Dash.jl

Dash for Julia - A Julia interface to the Dash ecosystem for creating analytic web applications in pure Julia
Author plotly
Popularity
77 Stars
Updated Last
3 Months Ago
Started In
April 2020

Dash for Julia

Create beautiful, analytic applications in Julia.

🚧 Dash.jl is a work-in-progress. Feel free to test the waters and submit issues.

Built on top of Plotly.js, React and HTTP.jl, Dash ties modern UI elements like dropdowns, sliders, and graphs directly to your analytical Julia code.

Installation

Please ensure that you are using a version of Julia >= 1.2.

To install the most recently released version:

using Pkg; Pkg.add(PackageSpec(url="https://github.com/plotly/Dash.jl.git"))

To install the latest (stable) development version instead:

using Pkg
Pkg.add(PackageSpec(url="https://github.com/plotly/Dash.jl.git", rev="dev"))
Pkg.add(PackageSpec(url="https://github.com/plotly/dash-html-components.git", rev="jl"))
Pkg.add(PackageSpec(url="https://github.com/plotly/dash-core-components.git", rev="jl"))
Pkg.add(PackageSpec(url="https://github.com/plotly/dash-table.git", rev="jl"))

Usage

Basic application

julia> using Dash
julia> using DashHtmlComponents
julia> using DashCoreComponents

julia> app = dash(external_stylesheets = ["https://codepen.io/chriddyp/pen/bWLwgP.css"])
 
julia> app.layout = html_div() do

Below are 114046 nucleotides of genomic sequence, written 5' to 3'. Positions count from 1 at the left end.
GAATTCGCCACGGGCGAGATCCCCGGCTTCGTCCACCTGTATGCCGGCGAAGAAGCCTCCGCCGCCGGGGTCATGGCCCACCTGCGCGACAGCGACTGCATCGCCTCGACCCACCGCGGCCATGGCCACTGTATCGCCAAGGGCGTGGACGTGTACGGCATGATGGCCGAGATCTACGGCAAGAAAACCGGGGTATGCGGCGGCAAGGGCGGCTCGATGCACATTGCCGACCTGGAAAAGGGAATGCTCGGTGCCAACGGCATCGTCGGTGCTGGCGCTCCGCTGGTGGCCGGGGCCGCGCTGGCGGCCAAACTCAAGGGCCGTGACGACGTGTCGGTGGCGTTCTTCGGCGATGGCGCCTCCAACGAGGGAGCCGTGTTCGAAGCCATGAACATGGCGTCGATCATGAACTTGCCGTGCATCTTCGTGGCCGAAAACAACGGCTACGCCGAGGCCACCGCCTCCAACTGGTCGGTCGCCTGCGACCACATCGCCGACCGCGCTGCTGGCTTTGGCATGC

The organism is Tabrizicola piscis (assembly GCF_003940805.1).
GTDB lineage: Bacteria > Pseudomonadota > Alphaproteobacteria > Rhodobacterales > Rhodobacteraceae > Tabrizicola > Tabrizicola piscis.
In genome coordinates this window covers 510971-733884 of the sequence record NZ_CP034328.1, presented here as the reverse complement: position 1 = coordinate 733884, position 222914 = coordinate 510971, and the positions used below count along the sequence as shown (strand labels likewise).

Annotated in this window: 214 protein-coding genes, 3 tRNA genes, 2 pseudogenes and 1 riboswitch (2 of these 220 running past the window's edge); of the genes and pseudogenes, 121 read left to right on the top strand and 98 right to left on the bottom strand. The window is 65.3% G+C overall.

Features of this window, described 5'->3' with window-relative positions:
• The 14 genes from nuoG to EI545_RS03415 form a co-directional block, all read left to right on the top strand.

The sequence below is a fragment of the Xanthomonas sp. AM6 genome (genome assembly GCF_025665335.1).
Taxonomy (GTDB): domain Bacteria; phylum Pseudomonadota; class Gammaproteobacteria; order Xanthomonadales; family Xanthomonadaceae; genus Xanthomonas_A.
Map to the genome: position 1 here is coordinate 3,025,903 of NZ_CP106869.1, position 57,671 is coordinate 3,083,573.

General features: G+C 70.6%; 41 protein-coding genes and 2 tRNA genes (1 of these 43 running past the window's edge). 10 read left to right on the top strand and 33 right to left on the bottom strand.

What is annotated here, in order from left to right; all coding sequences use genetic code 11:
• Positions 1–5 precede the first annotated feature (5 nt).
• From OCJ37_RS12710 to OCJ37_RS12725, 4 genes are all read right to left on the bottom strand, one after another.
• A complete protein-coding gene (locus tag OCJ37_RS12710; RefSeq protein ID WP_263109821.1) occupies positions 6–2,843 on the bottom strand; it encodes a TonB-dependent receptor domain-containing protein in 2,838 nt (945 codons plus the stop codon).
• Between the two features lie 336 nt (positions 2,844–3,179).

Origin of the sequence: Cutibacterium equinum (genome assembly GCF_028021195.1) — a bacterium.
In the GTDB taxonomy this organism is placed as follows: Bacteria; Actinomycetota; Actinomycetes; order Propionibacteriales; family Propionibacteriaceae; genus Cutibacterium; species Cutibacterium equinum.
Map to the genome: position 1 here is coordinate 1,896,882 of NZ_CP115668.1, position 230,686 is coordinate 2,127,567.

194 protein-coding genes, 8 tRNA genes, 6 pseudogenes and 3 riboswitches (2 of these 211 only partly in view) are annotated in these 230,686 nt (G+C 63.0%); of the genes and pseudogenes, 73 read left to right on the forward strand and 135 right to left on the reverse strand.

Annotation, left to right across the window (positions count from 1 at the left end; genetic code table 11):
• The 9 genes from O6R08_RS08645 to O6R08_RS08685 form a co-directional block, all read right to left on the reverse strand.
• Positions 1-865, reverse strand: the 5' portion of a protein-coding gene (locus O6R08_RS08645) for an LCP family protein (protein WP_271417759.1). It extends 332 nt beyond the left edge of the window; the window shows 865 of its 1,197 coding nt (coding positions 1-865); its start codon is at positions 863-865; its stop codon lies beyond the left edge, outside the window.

html_h1("Hello Dash"),
        html_div("Dash.jl: Julia interface for Dash"),
        dcc_graph(
            id = "example-graph",
            figure = (
                data = [
                    (x = [1, 2, 3], y = [4, 1, 2], type = "bar", name = "SF"),
                    (x = [1, 2, 3], y = [2, 4, 5], type = "bar", name = "Montréal"),
                ],
                layout = (title = "Dash Data Visualization",)
            )
        )
    end

julia> run_server(app, "0.0.0.0", 8080)
  • The DashApp struct represents a dashboard application.
  • To make DashApp struct use dash(layout_maker::Function, name::String; external_stylesheets::Vector{String} = Vector{String}(), url_base_pathname="/", assets_folder::String = "assets")`` where layout_maker` is a function with signature ()::Component
  • Unlike the Python version where each Dash component is represented as a separate class, all components in Dash.jl are represented by struct Component.
  • You can create Component specific for concrete Dash component by the set of functions in the form lowercase(<component package>)_lowercase(<component name>). For example, in Python html <div> element is represented as HTML.Div in Dasboards it is created using function html_div
  • The list of all supported components is available in docstring for Dasboards module.
  • All functions for a component creation have the signature (;kwargs...)::Component. List of key arguments specific for the concrete component is available in the docstring for each function.
  • Functions for creation components which have children property have two additional methods (children::Any; kwargs...)::Component and (children_maker::Function; kwargs..)::Component. children must by string or number or single component or collection of components.
  • make_handler(app::Dash; debug::Bool = false) makes a handler function for using in HTTP package.

Once you have run the code to create the Dashboard, go to http://127.0.0.1:8080 in your browser to view the Dashboard!

Basic Callback


julia> using Dash
julia> using DashHtmlComponents
julia> using DashCoreComponents